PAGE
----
Neuronal regeneration in a zebrafish model of adult brain injury

Department of Developmental and Regenerative Biology, Nagoya City University Graduate School of Medical Sciences, Nagoya, Japan.
Disease Models and Mechanisms (Impact Factor: 4.97). 03/2012; 5(2):200-9. DOI: 10.1242/dmm.007336
Source: PubMed


Neural stem cells in the subventricular zone (SVZ) of the adult mammalian forebrain are a potential source of neurons for neural tissue repair after brain insults such as ischemic stroke and traumatic brain injury (TBI). Recent studies show that neurogenesis in the ventricular zone (VZ) of the adult zebrafish telencephalon has features in common with neurogenesis in the adult mammalian SVZ. Here, we established a zebrafish model to study injury-induced neurogenesis in the adult brain. We show that the adult zebrafish brain possesses a remarkable capacity for neuronal regeneration. Telencephalon injury prompted the proliferation of neuronal precursor cells (NPCs) in the VZ of the injured hemisphere, compared with in the contralateral hemisphere. The distribution of NPCs, viewed by BrdU labeling and ngn1-promoter-driven GFP, suggested that they migrated laterally and reached the injury site via the subpallium and pallium. The number of NPCs reaching the injury site significantly decreased when the fish were treated with an inhibitor of γ-secretase, a component of the Notch signaling pathway, suggesting that injury-induced neurogenesis mechanisms are at least partly conserved between fish and mammals. The injury-induced NPCs differentiated into mature neurons in the regions surrounding the injury site within a week after the injury. Most of these cells expressed T-box brain protein (Tbr1), suggesting they had adopted the normal neuronal fate in this region. These results suggest that the telencephalic VZ contributes to neural tissue recovery following telencephalic injury in the adult zebrafish, and that the adult zebrafish is a useful model for regenerative medicine.

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    • " markers ( Ganz et al . , 2010 ) . A large subset of these cells expresses the Notch target gene her4 as shown by our data and by others ( Cha - pouton et al . , 2011 ; Kroehne et al . , 2011 ) . Activation of Notch signaling is required for injury - induced proliferation of forebrain progenitors in zebrafish and rodents ( Givogri et al . , 2006 ; Kishimoto et al . , 2012 ; Wang et al . , 2009 ) . We show that new neurons are derived from her4 - expressing progeni - tors following QA - induced injury , but the degree of radial glial activation and subsequent neurogenesis determined by transgenic lineage mapping is greater in our QA lesion model than that reported in previous studies . Although this in pa"
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    Full-text · Article · Dec 2014 · Glia
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    • "It harbors 16 proliferative zones distributed in many brain regions (Zupanc et al., 2005; Lindsey and Tropepe, 2006; Adolf et al., 2006; Grandel et al., 2006; Kaslin et al., 2008; Grandel and Brand, 2013). Moreover, injury increases this baseline of constitutive neurogenesis even further, leading to effective production of neurons and repair of the injured tissue (Zupanc, 2006; Ayari et al., 2010; Kroehne et al., 2011; M€ arz et al., 2011; Baumgart et al., 2012; Kishimoto et al., 2012; Kizil et al., 2012a,c; Diotel et al., 2013; Edelmann et al., 2013; Kyritsis et al., 2013). The proliferative activity observed in the adult zebrafish brain is due to the persistence of neurogenic progenitors, such as radial glial cells (RGCs) and neuroblasts (Adolf et al., 2006; Pellegrini et al., 2007; Lam et al., 2009; M€ arz et al., 2010a; Lindsey et al., 2012). "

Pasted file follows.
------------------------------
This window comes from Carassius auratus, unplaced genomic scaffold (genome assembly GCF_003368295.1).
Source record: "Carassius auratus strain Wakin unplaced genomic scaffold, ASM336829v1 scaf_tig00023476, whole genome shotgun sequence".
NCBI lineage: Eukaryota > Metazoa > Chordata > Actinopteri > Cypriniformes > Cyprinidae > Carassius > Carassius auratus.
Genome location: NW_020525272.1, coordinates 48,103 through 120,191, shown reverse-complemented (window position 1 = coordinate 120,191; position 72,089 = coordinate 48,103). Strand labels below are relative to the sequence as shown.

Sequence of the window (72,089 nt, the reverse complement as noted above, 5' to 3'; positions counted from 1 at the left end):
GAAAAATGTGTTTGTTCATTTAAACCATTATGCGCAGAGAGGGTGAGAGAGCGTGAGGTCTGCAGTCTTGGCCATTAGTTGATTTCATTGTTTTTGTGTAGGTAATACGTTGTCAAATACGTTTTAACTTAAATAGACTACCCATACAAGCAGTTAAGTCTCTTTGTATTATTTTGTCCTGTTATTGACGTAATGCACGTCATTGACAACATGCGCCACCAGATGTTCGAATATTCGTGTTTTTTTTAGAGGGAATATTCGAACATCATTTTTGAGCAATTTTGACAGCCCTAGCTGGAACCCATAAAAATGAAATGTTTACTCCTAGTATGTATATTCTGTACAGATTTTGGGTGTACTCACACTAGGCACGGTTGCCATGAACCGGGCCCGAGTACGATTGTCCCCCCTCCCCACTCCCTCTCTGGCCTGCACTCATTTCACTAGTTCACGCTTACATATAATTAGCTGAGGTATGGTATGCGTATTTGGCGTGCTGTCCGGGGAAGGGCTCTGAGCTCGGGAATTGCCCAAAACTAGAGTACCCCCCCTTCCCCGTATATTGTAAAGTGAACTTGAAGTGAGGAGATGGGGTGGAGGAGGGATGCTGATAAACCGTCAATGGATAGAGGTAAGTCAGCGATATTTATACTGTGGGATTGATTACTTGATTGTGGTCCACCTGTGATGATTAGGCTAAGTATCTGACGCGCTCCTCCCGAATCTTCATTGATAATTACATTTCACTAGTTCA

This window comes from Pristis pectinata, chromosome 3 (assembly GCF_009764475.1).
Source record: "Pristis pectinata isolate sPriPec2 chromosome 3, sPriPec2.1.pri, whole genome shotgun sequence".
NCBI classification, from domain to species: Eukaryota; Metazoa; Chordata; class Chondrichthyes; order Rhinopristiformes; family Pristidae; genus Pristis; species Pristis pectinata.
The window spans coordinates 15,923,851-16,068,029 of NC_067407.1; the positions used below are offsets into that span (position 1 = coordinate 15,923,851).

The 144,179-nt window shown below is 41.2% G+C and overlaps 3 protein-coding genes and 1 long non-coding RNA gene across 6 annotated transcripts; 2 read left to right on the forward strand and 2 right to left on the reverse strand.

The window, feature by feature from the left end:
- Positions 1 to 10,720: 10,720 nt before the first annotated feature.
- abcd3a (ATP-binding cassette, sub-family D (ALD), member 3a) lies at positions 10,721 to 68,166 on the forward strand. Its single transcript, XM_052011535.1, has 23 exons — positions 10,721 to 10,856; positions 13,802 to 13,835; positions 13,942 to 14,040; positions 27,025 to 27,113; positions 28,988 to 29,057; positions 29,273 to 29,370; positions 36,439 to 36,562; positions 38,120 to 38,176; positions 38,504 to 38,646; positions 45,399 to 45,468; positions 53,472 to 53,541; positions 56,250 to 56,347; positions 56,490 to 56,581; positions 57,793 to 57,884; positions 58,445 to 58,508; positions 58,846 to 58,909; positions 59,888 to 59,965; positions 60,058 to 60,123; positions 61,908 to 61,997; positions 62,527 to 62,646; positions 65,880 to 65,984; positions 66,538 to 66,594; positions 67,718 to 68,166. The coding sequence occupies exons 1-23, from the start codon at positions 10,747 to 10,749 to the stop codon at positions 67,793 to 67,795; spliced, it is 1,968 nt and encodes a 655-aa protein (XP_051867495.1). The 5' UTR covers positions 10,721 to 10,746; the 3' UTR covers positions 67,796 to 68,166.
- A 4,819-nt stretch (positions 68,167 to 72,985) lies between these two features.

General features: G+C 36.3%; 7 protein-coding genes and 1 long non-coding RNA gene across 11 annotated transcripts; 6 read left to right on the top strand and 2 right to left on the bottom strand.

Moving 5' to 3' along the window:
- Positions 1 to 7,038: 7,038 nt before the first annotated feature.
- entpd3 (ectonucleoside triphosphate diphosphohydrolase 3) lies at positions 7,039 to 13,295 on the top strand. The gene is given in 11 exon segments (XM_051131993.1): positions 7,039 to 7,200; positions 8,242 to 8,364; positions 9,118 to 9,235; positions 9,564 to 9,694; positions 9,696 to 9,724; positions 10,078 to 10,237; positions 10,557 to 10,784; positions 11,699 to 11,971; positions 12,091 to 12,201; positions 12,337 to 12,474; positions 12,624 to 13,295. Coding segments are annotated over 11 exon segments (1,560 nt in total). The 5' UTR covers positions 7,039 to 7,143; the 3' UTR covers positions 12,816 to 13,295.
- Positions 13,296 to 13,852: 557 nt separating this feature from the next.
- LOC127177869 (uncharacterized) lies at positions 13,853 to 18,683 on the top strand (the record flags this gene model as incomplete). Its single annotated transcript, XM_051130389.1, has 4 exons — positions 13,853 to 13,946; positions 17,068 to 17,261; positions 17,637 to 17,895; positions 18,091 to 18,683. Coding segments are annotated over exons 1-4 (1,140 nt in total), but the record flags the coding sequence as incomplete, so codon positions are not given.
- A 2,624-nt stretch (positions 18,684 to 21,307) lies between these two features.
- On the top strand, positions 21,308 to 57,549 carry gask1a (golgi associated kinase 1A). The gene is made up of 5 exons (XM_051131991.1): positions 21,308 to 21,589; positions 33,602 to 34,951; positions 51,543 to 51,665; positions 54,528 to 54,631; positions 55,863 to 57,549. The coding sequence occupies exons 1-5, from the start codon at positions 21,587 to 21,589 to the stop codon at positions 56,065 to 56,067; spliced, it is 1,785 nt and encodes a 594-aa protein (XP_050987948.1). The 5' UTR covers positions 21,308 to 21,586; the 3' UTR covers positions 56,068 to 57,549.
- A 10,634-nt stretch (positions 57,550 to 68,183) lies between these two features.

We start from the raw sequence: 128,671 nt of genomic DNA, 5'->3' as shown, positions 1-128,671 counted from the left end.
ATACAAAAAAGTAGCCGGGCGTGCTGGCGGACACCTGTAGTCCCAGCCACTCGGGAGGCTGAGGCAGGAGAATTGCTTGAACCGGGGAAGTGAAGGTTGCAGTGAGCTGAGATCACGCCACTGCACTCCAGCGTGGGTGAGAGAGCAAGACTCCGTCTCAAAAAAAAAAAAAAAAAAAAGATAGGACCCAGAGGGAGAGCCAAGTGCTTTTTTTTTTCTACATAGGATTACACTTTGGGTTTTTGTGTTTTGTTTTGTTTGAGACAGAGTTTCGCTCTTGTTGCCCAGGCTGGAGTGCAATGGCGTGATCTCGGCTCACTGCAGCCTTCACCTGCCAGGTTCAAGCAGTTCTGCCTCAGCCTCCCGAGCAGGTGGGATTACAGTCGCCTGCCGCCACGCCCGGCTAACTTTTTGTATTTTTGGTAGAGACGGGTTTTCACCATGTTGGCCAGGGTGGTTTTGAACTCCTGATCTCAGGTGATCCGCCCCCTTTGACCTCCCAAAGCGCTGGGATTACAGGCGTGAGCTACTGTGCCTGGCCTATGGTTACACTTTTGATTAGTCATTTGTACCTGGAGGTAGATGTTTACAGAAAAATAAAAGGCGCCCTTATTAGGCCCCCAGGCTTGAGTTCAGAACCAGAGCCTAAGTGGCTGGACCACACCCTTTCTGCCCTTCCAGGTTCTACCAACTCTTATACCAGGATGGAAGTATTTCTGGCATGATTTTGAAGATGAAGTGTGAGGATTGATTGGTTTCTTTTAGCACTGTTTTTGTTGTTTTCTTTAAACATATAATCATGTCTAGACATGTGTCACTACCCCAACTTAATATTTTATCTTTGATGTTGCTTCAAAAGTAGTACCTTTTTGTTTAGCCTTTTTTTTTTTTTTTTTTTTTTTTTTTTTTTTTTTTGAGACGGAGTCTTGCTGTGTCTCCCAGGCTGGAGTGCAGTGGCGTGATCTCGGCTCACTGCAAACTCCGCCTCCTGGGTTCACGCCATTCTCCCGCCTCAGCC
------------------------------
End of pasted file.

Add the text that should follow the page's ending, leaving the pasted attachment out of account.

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    ABSTRACT: The zebrafish has become a model to study adult vertebrate neurogenesis. In particular, the adult telencephalon has been an intensely studied structure in the zebrafish brain. Differential expression of transcriptional regulators (TRs) is a key feature of development and tissue homeostasis. Here we report an expression map of 1,202 TR genes in the telencephalon of adult zebrafish. Our results are summarized in a database with search and clustering functions to identify genes expressed in particular regions of the telencephalon. We classified 562 genes into 13 distinct patterns, including genes expressed in the proliferative zone. The remaining 640 genes displayed unique and complex patterns of expression and could thus not be grouped into distinct classes. The neurogenic ventricular regions express overlapping but distinct sets of TR genes, suggesting regional differences in the neurogenic niches in the telencephalon. In summary, the small telencephalon of the zebrafish shows a remarkable complexity in TR gene expression. The adult zebrafish telencephalon has become a model to study neurogenesis. We established the expression pattern of more than 1200 transcription regulators (TR) in the adult telencephalon. The neurogenic regions express overlapping but distinct sets of TR genes suggesting regional differences in the neurogenic potential. J. Comp. Neurol. 523:1202–1221, 2015. © 2015 Wiley Periodicals, Inc.
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